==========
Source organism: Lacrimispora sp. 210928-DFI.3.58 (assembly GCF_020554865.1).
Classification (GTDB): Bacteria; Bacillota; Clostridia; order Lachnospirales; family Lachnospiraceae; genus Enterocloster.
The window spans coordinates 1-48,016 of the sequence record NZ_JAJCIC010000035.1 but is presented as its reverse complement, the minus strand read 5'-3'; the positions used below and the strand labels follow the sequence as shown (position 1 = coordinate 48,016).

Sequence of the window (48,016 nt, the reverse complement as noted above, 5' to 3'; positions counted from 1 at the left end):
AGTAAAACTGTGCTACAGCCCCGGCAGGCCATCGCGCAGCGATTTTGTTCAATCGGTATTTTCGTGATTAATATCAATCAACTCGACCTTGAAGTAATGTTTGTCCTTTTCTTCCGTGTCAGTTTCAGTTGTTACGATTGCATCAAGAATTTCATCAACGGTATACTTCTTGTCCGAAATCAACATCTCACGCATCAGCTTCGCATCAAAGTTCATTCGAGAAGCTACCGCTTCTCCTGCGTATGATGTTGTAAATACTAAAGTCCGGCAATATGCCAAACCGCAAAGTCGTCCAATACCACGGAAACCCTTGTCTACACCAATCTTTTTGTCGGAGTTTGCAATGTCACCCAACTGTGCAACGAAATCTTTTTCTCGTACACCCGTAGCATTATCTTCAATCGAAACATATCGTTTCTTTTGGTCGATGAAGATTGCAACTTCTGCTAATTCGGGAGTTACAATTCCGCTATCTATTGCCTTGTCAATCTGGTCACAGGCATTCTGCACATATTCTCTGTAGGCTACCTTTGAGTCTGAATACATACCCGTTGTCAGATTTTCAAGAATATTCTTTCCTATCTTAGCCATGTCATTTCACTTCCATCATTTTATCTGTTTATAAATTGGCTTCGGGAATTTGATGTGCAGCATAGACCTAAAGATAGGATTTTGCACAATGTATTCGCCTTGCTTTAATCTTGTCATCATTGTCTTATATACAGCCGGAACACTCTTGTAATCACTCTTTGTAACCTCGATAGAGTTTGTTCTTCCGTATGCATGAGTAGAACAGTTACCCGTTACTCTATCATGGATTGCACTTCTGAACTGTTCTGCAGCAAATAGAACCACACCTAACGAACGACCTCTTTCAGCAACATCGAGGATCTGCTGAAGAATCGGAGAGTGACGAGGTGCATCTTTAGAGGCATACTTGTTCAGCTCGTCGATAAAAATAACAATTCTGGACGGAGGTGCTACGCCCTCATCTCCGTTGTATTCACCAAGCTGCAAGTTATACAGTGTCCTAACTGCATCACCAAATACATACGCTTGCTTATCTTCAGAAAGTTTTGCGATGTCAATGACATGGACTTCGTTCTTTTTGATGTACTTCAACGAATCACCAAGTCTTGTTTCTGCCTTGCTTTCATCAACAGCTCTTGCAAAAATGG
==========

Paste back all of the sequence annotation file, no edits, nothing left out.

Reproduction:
Source organism: Lacrimispora sp. 210928-DFI.3.58 (assembly GCF_020554865.1).
Classification (GTDB): Bacteria; Bacillota; Clostridia; order Lachnospirales; family Lachnospiraceae; genus Enterocloster.
The window spans coordinates 1-48,016 of the sequence record NZ_JAJCIC010000035.1 but is presented as its reverse complement, the minus strand read 5'-3'; the positions used below and the strand labels follow the sequence as shown (position 1 = coordinate 48,016).

Sequence of the window (48,016 nt, the reverse complement as noted above, 5' to 3'; positions counted from 1 at the left end):
AGTAAAACTGTGCTACAGCCCCGGCAGGCCATCGCGCAGCGATTTTGTTCAATCGGTATTTTCGTGATTAATATCAATCAACTCGACCTTGAAGTAATGTTTGTCCTTTTCTTCCGTGTCAGTTTCAGTTGTTACGATTGCATCAAGAATTTCATCAACGGTATACTTCTTGTCCGAAATCAACATCTCACGCATCAGCTTCGCATCAAAGTTCATTCGAGAAGCTACCGCTTCTCCTGCGTATGATGTTGTAAATACTAAAGTCCGGCAATATGCCAAACCGCAAAGTCGTCCAATACCACGGAAACCCTTGTCTACACCAATCTTTTTGTCGGAGTTTGCAATGTCACCCAACTGTGCAACGAAATCTTTTTCTCGTACACCCGTAGCATTATCTTCAATCGAAACATATCGTTTCTTTTGGTCGATGAAGATTGCAACTTCTGCTAATTCGGGAGTTACAATTCCGCTATCTATTGCCTTGTCAATCTGGTCACAGGCATTCTGCACATATTCTCTGTAGGCTACCTTTGAGTCTGAATACATACCCGTTGTCAGATTTTCAAGAATATTCTTTCCTATCTTAGCCATGTCATTTCACTTCCATCATTTTATCTGTTTATAAATTGGCTTCGGGAATTTGATGTGCAGCATAGACCTAAAGATAGGATTTTGCACAATGTATTCGCCTTGCTTTAATCTTGTCATCATTGTCTTATATACAGCCGGAACACTCTTGTAATCACTCTTTGTAACCTCGATAGAGTTTGTTCTTCCGTATGCATGAGTAGAACAGTTACCCGTTACTCTATCATGGATTGCACTTCTGAACTGTTCTGCAGCAAATAGAACCACACCTAACGAACGACCTCTTTCAGCAACATCGAGGATCTGCTGAAGAATCGGAGAGTGACGAGGTGCATCTTTAGAGGCATACTTGTTCAGCTCGTCGATAAAAATAACAATTCTGGACGGAGGTGCTACGCCCTCATCTCCGTTGTATTCACCAAGCTGCAAGTTATACAGTGTCCTAACTGCATCACCAAATACATACGCTTGCTTATCTTCAGAAAGTTTTGCGATGTCAATGACATGGACTTCGTTCTTTTTGATGTACTTCAACGAATCACCAAGTCTTGTTTCTGCCTTGCTTTCATCAACAGCTCTTGCAAAAATGG